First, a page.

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The New York Times Magazine has a long and interesting article today about the moral life of babies.  The story’s main thesis, after establishing evidence for a rudimentary infant morality—such as babies preferring “good guy” puppets, I can’t do the evidence justice in a blog entry—is to refute suggestions—which are treated respectfully—that human morality is evidence for a divinity, as opposed to purposeless evolution.  But that matter is of no consequence to us here at SHS.

For our purposes here, regardless of the why and how of it, this research illustrates how human beings are by inherent nature, moral beings.  This moral capacity is intrinsic to our very existence, and is one of the primary characteristics that distinguish us from—and elevate  us above—all other known forms of life. 

Babies were once thought to be so many sociopaths. From the article by Yale psychologist Paul Bloom:

Why would anyone even entertain the thought of babies as moral beings? From Sigmund Freud to Jean Piaget to Lawrence Kohlberg, psychologists have long argued that we begin life as amoral animals. One important task of society, particularly of parents, is to turn babies into civilized beings — social creatures who can experience empathy, guilt and shame; who can override selfish impulses in the name of higher principles; and who will respond with outrage to unfairness and injustice. Many parents and educators would endorse a view of infants and toddlers close to that of a recent Onion headline: “New Study Reveals Most Children Unrepentant Sociopaths.” If children enter the world already equipped with moral notions, why is it that we have to work so hard to humanize them?

A growing body of evidence, though, suggests that humans do have a rudimentary moral sense from the very start of life. With the help of well-designed experiments, you can see glimmers of moral thought, moral judgment and moral feeling even in the first year of life. Some sense of good and evil seems to be bred in the bone. Which is not to say that parents are wrong to concern themselves with moral development or that their interactions with their children are a waste of time. Socialization is critically important. But this is not because babies and young children lack a sense of right and wrong; it’s because the sense of right and wrong that they naturally possess diverges in important ways from what we adults would want it to be.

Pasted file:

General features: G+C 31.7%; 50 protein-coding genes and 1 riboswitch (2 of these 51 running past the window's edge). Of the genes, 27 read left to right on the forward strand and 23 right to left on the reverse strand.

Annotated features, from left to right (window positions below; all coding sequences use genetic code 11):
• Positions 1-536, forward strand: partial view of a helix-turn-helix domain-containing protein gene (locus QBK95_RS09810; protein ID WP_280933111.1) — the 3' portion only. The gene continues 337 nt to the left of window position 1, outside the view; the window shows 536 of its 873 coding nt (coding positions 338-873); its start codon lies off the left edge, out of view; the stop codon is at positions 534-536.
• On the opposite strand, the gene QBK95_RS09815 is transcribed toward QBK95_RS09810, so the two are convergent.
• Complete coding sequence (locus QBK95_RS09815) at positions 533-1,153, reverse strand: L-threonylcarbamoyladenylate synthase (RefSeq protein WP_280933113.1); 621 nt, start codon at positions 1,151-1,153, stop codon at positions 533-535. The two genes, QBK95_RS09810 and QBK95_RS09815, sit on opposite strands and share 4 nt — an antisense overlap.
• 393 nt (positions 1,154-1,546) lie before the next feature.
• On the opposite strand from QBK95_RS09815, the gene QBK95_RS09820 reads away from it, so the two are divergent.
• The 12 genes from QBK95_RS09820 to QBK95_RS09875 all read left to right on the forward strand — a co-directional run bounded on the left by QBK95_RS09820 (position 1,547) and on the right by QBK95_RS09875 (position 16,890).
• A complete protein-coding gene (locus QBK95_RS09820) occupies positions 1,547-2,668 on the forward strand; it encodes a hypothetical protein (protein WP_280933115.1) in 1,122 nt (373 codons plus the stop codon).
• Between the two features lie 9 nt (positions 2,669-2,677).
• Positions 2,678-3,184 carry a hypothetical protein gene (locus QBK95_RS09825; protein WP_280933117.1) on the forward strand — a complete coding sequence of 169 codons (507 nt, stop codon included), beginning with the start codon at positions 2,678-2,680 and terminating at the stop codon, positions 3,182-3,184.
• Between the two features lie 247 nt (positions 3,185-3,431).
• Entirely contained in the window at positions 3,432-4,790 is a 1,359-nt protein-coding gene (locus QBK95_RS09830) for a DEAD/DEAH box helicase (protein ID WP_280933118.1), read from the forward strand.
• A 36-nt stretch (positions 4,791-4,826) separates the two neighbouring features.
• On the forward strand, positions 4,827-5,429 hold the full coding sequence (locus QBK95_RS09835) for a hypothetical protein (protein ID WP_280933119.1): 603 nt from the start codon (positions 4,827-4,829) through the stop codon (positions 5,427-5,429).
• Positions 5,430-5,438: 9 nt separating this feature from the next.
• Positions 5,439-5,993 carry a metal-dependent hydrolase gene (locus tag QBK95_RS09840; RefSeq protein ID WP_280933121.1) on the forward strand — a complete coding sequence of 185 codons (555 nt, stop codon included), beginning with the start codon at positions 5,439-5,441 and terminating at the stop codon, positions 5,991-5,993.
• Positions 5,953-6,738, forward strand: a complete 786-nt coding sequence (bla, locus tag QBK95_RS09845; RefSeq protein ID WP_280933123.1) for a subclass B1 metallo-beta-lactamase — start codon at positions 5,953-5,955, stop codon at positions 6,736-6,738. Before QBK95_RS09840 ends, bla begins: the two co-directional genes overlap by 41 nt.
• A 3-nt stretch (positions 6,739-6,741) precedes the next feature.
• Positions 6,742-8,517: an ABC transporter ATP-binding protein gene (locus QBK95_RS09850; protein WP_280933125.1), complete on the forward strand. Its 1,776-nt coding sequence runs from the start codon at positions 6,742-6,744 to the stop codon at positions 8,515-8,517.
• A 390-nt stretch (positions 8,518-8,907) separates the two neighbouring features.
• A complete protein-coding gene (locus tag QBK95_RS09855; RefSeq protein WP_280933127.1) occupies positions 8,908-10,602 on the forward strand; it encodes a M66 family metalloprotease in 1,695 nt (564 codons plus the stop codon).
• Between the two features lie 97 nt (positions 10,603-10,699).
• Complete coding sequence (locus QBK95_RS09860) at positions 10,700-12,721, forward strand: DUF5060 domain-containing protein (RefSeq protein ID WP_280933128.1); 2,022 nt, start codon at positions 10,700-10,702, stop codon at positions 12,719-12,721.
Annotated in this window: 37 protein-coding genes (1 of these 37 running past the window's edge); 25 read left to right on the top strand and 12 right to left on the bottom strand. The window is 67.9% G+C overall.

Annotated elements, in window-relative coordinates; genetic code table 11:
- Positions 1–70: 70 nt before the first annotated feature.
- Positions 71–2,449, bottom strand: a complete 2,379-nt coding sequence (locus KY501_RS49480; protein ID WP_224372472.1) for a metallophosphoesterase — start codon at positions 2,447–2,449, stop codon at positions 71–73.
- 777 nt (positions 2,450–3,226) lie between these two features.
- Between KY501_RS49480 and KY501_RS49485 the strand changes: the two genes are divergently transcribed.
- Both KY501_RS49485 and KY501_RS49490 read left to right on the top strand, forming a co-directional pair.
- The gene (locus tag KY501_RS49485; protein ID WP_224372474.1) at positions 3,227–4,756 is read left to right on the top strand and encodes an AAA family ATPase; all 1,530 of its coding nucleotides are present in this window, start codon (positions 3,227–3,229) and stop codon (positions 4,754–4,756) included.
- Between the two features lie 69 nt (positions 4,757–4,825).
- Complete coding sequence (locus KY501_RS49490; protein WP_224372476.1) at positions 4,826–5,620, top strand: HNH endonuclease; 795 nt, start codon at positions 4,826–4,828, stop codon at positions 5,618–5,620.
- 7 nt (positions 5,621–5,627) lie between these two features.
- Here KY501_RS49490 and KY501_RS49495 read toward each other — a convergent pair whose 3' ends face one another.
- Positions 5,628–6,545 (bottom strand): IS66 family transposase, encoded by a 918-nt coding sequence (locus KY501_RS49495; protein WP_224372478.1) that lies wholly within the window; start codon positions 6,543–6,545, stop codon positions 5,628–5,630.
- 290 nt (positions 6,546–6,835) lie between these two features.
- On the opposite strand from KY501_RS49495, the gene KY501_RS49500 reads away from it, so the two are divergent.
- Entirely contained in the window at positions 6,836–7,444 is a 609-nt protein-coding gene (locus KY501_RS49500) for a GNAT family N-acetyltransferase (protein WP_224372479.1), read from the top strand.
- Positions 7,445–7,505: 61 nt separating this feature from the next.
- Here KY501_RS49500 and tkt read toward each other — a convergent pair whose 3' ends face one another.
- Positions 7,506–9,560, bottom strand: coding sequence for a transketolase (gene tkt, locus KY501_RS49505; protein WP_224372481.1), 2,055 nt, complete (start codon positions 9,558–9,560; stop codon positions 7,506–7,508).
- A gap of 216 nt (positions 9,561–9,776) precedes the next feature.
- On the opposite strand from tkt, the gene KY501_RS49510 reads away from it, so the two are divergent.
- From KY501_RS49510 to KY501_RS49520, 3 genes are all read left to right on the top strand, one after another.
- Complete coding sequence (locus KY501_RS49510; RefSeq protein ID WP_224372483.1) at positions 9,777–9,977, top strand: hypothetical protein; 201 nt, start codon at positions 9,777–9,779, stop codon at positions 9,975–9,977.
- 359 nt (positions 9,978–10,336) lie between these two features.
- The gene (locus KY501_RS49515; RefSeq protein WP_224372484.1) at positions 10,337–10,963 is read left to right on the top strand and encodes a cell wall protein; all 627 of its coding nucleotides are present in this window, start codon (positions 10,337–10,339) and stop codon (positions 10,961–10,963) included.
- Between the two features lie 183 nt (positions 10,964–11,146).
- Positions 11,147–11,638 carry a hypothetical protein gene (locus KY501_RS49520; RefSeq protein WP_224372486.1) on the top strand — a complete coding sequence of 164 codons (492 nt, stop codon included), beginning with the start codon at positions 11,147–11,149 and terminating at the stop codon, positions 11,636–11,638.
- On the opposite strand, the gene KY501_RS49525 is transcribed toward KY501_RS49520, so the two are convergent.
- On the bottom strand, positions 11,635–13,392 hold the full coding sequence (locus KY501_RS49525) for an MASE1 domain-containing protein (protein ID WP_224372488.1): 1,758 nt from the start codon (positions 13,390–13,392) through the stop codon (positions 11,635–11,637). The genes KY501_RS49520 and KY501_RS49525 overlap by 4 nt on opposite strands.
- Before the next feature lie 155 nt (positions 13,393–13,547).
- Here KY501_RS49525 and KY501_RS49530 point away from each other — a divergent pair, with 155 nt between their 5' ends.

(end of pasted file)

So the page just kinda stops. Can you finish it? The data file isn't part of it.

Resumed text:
The authors note that every society develops a morality:
...people everywhere have some sense of right and wrong. You won’t find a society where people don’t have some notion of fairness, don’t put some value on loyalty and kindness, don’t distinguish between acts of cruelty and innocent mistakes, don’t categorize people as nasty or nice...

The morality of contemporary humans really does outstrip what evolution could possibly have endowed us with; moral actions are often of a sort that have no plausible relation to our reproductive success and don’t appear to be accidental byproducts of evolved adaptations. Many of us care about strangers in faraway lands, sometimes to the extent that we give up resources that could be used for our friends and family; many of us care about the fates of nonhuman animals, so much so that we deprive ourselves of pleasures like rib-eye steak and veal scaloppine. We possess abstract moral notions of equality and freedom for all; we see racism and sexism as evil; we reject slavery and genocide; we try to love our enemies. Of course, our actions typically fall short, often far short, of our moral principles, but these principles do shape, in a substantial way, the world that we live in.

The reason is that humans—and humans alone—develop and live moral lives—is that the capacity is inbuilt within us (again, by whatever mechanisms or causes), without which we couldn’t be any more taught moral reasoning or ethical imperatives than can animals (my emphasis):
Babies possess certain moral foundations — the capacity and willingness to judge the actions of others, some sense of justice, gut responses to altruism and nastiness. Regardless of how smart we are, if we didn’t start with this basic apparatus, we would be nothing more than amoral agents, ruthlessly driven to pursue our self-interest. But our capacities as babies are sharply limited. It is the insights of rational individuals that make a truly universal and unselfish morality something that our species can aspire to.

Interesting that he thinks unselfish morality is the highest morality.  But I digress.   Bloom could have added, that developing such a morality is an unapproachable goal for other species in the known  universe.  Yes indeed: Humans are exceptional!  What I don’t understand is the energy and raw emotionalism invested into denying that truth.

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